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Atmospheric Measurement Techniques An interactive open-access journal of the European Geosciences Union
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Discussion papers
https://doi.org/10.5194/amt-2018-308
© Author(s) 2018. This work is distributed under
the Creative Commons Attribution 4.0 License.
https://doi.org/10.5194/amt-2018-308
© Author(s) 2018. This work is distributed under
the Creative Commons Attribution 4.0 License.

Research article 27 Sep 2018

Research article | 27 Sep 2018

Review status
This discussion paper is a preprint. A revision of the manuscript is under review for the journal Atmospheric Measurement Techniques (AMT).

Airborne validation of radiative transfer modelling of ice clouds at millimetre and sub-millimetre wavelengths

Stuart Fox1, Jana Mendrok2, Patrick Eriksson2, Robin Ekelund2, Sebastian J. O'Shea3, Keith N. Bower3, R. Chawn Harlow1, and Juliet C. Pickering4 Stuart Fox et al.
  • 1Met Office, FitzRoy Road, Exeter, UK, EX1 3PB
  • 2Department of Space, Earth and Environment, Chalmers University of Technology, 41296 Gothenburg, Sweden
  • 3Centre for Atmospheric Science, School of Earth and Environmental Science, University of Manchester, Manchester, UK, M13 9PL
  • 4Space and Atmospheric Physics Group, Imperial College London, London, UK

Abstract. The next generation of European polar orbiting weather satellites will carry a novel instrument, the Ice Cloud Imager (ICI), which uses passive observations between 183 and 664GHz to make daily global observations of cloud ice. Successful use of these observations requires accurate modelling of cloud ice scattering, and this study uses airborne observations from two flights of the Facility for Airborne Atmospheric Measurements (FAAM) BAe-146 research aircraft to validate radiative transfer simulations of cirrus clouds at frequencies between 325 and 664GHz using the Atmospheric Radiative Transfer Simulator (ARTS) and a state-of-the-art database of cloud ice optical properties. Particular care is taken to ensure that the inputs to the radiative transfer model are representative of the true atmospheric state by combining both remote-sensing and in-situ observations of the same clouds to create realistic vertical profiles of cloud properties that are consistent with both observed particle size distributions and bulk ice mass. The simulations are compared to measurements from the International Submillimetre Airborne Radiometer (ISMAR), which is an airborne demonstrator for ICI. It is shown that whilst they are generally able to reproduce the observed cloud signals, for a given ice water path (IWP) there is considerable sensitivity to the cloud microphysics including the distribution of ice mass within the cloud and the ice particle habit. Accurate retrievals from ICI will therefore require realistic representations of cloud microphysical properties.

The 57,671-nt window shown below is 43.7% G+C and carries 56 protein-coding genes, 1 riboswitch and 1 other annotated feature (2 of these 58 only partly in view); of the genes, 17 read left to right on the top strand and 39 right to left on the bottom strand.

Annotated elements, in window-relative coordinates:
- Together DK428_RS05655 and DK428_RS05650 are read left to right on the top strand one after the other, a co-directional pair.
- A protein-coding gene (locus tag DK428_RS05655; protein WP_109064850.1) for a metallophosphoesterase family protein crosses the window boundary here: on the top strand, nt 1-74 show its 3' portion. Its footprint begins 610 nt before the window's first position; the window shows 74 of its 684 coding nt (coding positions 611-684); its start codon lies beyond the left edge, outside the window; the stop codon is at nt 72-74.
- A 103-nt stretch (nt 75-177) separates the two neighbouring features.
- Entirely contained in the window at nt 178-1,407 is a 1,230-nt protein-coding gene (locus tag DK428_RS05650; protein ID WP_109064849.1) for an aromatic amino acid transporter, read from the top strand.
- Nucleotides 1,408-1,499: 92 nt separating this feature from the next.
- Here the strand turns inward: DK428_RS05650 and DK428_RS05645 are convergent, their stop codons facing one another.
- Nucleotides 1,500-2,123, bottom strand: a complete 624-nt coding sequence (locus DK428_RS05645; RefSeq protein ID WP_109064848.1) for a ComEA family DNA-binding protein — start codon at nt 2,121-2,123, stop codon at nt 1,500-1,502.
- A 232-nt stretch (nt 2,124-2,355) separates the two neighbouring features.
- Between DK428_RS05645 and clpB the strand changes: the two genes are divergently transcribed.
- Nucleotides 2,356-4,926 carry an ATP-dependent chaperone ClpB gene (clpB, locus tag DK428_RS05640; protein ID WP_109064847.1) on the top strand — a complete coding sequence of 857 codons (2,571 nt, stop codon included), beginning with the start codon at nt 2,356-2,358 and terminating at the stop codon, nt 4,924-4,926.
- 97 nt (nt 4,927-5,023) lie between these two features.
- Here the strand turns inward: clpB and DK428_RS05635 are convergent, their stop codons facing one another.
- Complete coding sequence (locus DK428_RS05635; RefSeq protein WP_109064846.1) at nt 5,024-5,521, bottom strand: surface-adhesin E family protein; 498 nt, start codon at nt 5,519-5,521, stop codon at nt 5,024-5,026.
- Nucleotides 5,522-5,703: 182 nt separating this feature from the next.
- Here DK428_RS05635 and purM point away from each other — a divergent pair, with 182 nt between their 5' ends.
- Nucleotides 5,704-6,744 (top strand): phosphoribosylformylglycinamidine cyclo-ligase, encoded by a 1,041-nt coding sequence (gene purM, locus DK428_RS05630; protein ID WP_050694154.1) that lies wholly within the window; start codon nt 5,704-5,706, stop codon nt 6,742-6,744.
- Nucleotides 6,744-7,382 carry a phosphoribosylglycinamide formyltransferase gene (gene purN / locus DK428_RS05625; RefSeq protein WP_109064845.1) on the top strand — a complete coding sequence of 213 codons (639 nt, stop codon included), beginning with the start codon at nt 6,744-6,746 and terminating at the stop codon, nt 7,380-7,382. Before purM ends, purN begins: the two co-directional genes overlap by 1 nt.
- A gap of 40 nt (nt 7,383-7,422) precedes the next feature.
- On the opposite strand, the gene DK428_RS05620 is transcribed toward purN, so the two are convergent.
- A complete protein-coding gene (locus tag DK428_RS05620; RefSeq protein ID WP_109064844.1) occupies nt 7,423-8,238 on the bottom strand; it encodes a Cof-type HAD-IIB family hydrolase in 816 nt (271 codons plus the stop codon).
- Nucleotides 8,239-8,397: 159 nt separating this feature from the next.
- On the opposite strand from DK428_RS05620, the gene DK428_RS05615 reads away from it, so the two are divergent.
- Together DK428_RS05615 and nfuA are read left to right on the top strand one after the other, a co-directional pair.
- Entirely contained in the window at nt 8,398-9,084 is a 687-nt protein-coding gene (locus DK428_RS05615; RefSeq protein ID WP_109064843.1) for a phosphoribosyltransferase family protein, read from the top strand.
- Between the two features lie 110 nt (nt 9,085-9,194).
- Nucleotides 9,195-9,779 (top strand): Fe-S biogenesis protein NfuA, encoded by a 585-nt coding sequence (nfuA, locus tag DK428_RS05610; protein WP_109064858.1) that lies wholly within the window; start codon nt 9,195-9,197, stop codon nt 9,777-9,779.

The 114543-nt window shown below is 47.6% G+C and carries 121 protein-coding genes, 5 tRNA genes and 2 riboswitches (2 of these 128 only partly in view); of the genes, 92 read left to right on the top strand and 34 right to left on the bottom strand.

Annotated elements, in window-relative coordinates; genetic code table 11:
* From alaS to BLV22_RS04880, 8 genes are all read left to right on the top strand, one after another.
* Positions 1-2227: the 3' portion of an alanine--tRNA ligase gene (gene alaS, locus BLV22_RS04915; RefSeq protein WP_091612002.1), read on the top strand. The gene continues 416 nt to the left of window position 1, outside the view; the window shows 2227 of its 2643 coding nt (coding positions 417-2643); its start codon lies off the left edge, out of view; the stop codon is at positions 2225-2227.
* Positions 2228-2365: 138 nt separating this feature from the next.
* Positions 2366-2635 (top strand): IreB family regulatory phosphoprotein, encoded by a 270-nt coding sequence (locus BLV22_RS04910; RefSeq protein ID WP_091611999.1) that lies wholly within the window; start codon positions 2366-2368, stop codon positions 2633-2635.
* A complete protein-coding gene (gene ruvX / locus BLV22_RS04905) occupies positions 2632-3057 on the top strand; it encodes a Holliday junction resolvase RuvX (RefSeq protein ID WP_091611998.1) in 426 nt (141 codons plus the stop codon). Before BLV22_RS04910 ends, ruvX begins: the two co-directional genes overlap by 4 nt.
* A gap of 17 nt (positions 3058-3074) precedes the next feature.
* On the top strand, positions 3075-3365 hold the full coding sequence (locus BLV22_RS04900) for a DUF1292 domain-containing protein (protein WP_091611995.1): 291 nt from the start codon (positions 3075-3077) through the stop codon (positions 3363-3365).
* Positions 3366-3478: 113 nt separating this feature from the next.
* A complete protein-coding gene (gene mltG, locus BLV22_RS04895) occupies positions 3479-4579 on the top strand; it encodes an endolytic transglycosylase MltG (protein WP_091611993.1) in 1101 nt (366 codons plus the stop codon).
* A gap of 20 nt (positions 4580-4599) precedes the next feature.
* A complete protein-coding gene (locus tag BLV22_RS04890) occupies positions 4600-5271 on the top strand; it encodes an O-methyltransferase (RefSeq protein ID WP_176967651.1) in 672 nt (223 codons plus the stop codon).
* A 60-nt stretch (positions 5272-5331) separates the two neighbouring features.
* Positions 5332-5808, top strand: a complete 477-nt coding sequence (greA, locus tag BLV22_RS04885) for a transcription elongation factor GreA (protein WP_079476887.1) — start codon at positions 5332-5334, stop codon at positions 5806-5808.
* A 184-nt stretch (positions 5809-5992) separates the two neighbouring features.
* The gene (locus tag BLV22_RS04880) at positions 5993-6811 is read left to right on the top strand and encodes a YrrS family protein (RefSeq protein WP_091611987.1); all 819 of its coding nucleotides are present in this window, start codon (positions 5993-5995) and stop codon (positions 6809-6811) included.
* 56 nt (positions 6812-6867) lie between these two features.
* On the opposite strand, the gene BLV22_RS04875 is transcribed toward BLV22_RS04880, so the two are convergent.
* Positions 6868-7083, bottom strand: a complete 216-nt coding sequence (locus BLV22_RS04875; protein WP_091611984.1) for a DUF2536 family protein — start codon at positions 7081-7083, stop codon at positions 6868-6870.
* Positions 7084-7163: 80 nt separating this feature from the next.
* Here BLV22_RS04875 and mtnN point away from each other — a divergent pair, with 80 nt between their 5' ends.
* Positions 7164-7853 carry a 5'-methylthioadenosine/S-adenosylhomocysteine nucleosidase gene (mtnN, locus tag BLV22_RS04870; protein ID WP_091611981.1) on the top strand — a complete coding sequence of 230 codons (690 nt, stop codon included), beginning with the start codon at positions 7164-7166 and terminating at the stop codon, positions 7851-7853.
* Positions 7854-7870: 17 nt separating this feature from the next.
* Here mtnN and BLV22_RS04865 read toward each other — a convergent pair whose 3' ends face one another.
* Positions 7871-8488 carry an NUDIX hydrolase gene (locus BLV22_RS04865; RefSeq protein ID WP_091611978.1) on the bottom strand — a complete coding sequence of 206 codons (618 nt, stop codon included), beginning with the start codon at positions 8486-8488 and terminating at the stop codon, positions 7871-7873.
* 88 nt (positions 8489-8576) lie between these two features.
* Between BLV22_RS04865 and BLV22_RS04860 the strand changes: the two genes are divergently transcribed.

Stuart Fox et al.
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Stuart Fox et al.
Stuart Fox et al.
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Short summary
Airborne observations of ice clouds are used to validate radiative transfer simulations using a state-of-the art database of cloud ice optical properties. Simulations at these wavelenghts are required to make use of future satellite instruments such as the Ice Cloud Imager. We show that they can generally reproduce observed cloud signals, but for a given total ice mass there is considerable sensitivity to the cloud microphysics, including the particle shape and distribution of ice mass.
Airborne observations of ice clouds are used to validate radiative transfer simulations using a...
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